China

China's Hollywood studio buy-up begs questions

A Chinese Star Wars fan dressed in costume atop the Great Wall of China October 20, 2015. Image copyright AP
Image caption Star Wars has done big business in Beijing, but could future Hollywood blockbusters be made in China?

When Star Wars: The Force Awakens opened in Beijing over the weekend, it took $53m (£37m).

That is still under a fifth of the $238m that it took on the opening weekend in the United States, but the Chinese market is growing at a phenomenal rate - up 35% in 2015 over the previous year.

As the country gets more affluent, its people want to spend money on leisure - like in cinemas. There are about 15 cinema screens being constructed every day in China.

The snag for Hollywood is that there is a strict quota on foreign films being shown in Chinese cinemas - 34 a year. They have to pass the Chinese censors, so the ones that arrive are usually apolitical blockbusters.

So a canny businessman might wonder how the pent-up huge demand for films in China might be satisfied, given the quota.

The answer may have been found by China's richest man, Wang Jianlin. The Wanda Group which he runs has bought Hollywood's Legendary Entertainment, the maker of blockbusters Jurassic World and Godzilla.

If he gets Legendary, now part of his Chinese group, to make films in China, he, in effect, gets "Hollywood" movies without being subject to the imported film quota. He gets nearer to the movie-mogul nirvana of producing truly global films which can sell in both the United States and China, the world's two biggest markets.

Image copyright AP
Image caption Wang Jianlin, now a Hollywood player

There is a snag - and that is the Chinese censor. Films for a global market would have to pass the censorship laws in all bits of that market and the Chinese censor is ultra-strict on politics.

So making films that sell big in both the US and China runs the risk of producing emasculated and boring ones.

Legendary Entertainment, now part of Wanda Group under the deal, have a film called Great Wall on the way. It is, according to Legendary, "the story of an elite force making a last stand for humanity on the world's most iconic structure". It is an alien movie somewhat removed from the realities of modern-day China.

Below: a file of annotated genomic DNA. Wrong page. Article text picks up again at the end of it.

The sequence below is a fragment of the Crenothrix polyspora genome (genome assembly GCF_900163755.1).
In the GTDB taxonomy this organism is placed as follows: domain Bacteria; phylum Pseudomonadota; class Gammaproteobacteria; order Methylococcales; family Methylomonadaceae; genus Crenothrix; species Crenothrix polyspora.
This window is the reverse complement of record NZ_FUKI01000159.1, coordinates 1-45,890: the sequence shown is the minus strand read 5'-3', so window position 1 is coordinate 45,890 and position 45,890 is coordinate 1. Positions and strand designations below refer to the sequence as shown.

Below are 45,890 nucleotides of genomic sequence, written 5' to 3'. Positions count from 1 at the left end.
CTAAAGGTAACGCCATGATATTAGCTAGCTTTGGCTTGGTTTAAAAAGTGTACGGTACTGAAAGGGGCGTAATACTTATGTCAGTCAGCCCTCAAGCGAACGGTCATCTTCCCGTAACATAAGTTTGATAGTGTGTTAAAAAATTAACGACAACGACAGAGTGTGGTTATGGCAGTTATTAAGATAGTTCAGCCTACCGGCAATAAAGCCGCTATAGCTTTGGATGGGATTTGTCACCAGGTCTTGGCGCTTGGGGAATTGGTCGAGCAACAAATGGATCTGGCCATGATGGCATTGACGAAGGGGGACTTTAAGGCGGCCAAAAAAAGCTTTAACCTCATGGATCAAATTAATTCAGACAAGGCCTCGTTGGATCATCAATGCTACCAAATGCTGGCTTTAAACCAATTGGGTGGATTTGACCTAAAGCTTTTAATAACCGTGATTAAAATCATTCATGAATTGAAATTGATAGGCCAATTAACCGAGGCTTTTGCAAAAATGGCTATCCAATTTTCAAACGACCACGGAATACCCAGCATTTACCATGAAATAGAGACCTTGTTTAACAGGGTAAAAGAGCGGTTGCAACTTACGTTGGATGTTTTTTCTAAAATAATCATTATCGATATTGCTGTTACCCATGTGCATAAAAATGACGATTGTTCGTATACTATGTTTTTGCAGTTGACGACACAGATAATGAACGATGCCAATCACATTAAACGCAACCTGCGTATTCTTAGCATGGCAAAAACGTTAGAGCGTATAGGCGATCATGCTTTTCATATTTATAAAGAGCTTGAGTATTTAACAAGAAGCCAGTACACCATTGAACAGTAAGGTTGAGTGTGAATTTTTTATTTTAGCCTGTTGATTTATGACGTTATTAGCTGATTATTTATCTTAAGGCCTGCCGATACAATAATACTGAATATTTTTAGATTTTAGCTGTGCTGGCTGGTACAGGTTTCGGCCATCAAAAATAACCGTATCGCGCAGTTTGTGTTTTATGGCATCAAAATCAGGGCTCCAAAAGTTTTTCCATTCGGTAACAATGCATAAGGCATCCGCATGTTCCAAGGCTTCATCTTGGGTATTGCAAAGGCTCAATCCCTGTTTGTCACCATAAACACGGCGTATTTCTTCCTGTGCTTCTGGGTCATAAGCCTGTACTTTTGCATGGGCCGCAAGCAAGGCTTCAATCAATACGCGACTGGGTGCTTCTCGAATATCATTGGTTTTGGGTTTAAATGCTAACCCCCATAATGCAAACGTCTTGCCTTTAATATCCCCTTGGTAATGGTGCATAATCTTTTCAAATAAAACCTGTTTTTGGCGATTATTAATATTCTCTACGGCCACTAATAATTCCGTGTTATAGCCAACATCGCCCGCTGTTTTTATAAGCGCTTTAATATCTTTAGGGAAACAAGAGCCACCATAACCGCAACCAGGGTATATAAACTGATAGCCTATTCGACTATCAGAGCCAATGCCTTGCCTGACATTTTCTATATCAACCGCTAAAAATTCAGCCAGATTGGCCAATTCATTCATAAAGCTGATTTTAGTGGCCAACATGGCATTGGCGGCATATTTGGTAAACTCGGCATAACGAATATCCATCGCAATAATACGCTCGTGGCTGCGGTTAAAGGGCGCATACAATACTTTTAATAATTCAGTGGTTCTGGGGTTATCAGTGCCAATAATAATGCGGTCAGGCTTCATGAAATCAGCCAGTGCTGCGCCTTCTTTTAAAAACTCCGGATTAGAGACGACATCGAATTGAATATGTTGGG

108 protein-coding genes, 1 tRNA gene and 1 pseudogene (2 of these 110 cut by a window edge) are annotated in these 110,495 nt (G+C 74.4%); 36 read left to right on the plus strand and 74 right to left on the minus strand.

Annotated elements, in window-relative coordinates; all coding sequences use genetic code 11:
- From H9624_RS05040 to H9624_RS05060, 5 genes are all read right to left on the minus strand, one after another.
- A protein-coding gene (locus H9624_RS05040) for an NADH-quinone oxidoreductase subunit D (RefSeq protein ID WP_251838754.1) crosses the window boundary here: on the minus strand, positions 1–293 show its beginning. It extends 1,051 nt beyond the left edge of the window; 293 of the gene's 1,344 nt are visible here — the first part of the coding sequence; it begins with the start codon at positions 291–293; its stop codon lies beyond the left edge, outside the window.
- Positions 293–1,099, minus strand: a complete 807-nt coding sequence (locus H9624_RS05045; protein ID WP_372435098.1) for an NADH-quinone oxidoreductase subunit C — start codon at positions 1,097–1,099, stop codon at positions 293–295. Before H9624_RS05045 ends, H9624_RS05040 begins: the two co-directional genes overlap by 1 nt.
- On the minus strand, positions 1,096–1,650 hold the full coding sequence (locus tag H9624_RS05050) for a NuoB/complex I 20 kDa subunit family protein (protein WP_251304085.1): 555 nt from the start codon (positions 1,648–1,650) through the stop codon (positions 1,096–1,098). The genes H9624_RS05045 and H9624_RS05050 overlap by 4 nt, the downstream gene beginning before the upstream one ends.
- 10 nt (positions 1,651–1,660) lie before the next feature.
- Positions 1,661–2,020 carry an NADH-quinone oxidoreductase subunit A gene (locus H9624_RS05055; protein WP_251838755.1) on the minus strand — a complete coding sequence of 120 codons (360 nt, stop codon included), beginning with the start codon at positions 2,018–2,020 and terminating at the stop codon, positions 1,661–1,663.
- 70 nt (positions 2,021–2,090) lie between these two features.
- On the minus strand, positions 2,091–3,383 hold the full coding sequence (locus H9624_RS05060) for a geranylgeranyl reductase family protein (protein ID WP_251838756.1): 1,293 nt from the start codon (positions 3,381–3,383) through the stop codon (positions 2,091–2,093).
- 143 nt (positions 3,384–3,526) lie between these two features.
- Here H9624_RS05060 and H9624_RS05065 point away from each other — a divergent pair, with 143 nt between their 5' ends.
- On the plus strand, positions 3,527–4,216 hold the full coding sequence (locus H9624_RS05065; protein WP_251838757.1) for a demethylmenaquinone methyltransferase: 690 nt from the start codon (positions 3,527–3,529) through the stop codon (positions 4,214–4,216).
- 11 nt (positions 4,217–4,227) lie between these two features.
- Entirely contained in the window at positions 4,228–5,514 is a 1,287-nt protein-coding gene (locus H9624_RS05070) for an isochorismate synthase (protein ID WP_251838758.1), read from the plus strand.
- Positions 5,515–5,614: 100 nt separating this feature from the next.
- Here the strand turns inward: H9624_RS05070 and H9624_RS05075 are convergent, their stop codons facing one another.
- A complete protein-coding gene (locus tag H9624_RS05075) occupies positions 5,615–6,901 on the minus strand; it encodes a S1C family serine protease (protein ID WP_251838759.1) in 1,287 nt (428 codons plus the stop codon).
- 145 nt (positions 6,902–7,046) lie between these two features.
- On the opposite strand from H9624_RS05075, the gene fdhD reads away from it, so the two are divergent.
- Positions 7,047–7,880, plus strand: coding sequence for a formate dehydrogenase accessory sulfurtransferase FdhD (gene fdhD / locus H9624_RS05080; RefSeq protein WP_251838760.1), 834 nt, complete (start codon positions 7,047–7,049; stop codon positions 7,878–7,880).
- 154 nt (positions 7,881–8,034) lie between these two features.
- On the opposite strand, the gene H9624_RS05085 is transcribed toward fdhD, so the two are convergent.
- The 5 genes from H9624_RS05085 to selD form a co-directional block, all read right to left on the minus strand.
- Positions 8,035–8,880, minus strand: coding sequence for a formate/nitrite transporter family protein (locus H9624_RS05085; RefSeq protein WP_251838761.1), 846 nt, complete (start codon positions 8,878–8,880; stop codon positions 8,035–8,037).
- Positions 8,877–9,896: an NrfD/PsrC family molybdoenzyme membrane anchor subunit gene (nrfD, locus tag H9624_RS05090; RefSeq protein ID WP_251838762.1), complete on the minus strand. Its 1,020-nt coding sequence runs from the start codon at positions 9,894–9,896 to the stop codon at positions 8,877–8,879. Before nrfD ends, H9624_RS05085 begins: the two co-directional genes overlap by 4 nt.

Legendary specialise in blockbusters, heavy on noise, effects and action, and light on political implication - just the sort to go down well with the censor and a large chunk of the audience in both the United States and China.

Image copyright AFP
Image caption The Wanda brand is already well-known in China

Wanda Group is building what is claimed to be the biggest studio complex in the world, rivalling and exceeding Hollywood's grandest. It's being constructed in the eastern Chinese city of Qingdao and will have 30 sound-stages and a permanent copy of a New York street - as well as China's largest outdoor water-tank.

It will have Hollywood technical standards and Chinese costs. It will also be within the Chinese system and so not subject to the quota on imported films imposed by the Chinese government.

Buying Legendary Entertainment puts Wanda on the road to becoming a global media company and one of the world's biggest players in movie production. It already owns China's biggest chains of cinemas as well as cinemas in the United States. It now has a big Hollywood producer of blockbuster movies.

In Hollywood, movie moguls salivate at the thought of how much money they could one day make at cinemas in China. On some industry estimates, China could soon overtake the United States as the world's biggest market for movies.

But there is an unanswered question: can Wanda and its new Hollywood acquisition make movies which keep cinema-goers happy in both the United States and China while also not offending the Chinese censor?

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